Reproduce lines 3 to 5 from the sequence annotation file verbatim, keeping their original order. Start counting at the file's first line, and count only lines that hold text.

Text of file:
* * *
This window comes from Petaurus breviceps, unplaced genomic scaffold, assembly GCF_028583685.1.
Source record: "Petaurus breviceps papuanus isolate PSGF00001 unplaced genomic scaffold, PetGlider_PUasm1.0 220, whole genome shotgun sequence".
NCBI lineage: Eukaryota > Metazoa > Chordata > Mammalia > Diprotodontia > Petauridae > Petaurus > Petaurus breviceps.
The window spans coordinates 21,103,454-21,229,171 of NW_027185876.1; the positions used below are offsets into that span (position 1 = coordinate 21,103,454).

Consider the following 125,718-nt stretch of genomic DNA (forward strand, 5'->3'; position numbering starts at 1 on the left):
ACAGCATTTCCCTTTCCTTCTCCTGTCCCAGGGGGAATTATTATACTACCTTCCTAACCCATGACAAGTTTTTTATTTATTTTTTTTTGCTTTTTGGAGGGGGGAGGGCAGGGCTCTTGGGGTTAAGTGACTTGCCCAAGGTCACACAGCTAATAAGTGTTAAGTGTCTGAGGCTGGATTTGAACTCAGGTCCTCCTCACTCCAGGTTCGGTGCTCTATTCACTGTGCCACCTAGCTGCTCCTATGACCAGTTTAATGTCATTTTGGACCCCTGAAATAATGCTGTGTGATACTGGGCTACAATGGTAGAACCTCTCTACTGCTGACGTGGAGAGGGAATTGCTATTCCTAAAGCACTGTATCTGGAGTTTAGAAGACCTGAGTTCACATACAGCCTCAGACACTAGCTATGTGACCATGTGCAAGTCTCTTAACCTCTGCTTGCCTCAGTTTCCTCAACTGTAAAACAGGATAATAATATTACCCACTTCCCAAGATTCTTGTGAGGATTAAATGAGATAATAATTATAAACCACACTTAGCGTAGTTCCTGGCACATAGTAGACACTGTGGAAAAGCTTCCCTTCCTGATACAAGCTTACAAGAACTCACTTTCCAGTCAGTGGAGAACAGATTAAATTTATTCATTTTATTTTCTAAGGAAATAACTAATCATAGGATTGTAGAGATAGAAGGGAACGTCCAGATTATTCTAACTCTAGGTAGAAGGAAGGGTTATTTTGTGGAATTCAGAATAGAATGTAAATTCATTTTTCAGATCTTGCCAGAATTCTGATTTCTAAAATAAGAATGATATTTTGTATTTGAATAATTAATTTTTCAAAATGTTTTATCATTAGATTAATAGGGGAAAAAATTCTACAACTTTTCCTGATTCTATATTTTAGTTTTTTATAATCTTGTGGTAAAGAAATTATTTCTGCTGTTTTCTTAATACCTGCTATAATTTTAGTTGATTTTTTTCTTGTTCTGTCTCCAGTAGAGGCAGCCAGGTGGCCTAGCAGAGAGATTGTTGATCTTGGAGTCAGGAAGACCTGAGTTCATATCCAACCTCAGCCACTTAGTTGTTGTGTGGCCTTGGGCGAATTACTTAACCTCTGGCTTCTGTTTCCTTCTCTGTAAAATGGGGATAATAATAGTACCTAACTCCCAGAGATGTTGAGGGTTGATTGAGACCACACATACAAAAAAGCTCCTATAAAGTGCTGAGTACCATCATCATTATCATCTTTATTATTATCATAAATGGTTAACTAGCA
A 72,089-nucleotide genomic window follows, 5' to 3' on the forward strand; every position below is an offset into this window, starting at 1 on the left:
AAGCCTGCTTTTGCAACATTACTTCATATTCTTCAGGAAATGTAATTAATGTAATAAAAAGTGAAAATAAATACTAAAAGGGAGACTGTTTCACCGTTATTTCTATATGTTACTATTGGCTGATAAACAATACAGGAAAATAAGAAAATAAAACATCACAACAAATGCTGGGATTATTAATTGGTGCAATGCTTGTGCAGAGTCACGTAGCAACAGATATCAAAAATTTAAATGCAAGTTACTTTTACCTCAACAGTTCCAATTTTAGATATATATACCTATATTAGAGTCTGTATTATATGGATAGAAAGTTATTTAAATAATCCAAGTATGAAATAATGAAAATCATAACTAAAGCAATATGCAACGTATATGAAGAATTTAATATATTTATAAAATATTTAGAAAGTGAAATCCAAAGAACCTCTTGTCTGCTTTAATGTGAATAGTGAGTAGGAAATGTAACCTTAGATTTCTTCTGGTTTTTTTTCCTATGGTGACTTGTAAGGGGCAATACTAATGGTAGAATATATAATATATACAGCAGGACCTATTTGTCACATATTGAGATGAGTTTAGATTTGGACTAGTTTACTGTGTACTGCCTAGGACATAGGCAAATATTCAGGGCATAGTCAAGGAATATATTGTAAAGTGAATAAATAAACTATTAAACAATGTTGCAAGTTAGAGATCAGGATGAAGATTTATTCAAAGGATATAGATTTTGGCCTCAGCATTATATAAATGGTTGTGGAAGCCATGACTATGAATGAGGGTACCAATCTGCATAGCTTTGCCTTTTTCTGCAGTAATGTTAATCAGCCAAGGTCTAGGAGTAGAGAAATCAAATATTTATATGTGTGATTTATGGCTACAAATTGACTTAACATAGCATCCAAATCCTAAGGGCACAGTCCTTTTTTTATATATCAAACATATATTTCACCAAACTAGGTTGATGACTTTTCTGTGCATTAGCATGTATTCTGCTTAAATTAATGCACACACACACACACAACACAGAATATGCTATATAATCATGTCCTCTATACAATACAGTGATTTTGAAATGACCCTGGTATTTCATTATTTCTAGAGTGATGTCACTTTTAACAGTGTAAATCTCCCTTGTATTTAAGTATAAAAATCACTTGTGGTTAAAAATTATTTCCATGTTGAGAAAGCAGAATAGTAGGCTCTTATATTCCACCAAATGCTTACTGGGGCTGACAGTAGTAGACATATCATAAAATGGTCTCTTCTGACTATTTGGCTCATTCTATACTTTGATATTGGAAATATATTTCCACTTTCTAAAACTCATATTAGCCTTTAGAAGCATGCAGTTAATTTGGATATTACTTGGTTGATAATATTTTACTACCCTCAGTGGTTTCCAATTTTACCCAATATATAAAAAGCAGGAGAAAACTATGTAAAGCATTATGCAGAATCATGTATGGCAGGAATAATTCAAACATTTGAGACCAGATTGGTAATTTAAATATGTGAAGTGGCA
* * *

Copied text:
NCBI lineage: Eukaryota > Metazoa > Chordata > Mammalia > Diprotodontia > Petauridae > Petaurus > Petaurus breviceps.
The window spans coordinates 21,103,454-21,229,171 of NW_027185876.1; the positions used below are offsets into that span (position 1 = coordinate 21,103,454).

Consider the following 125,718-nt stretch of genomic DNA (forward strand, 5'->3'; position numbering starts at 1 on the left):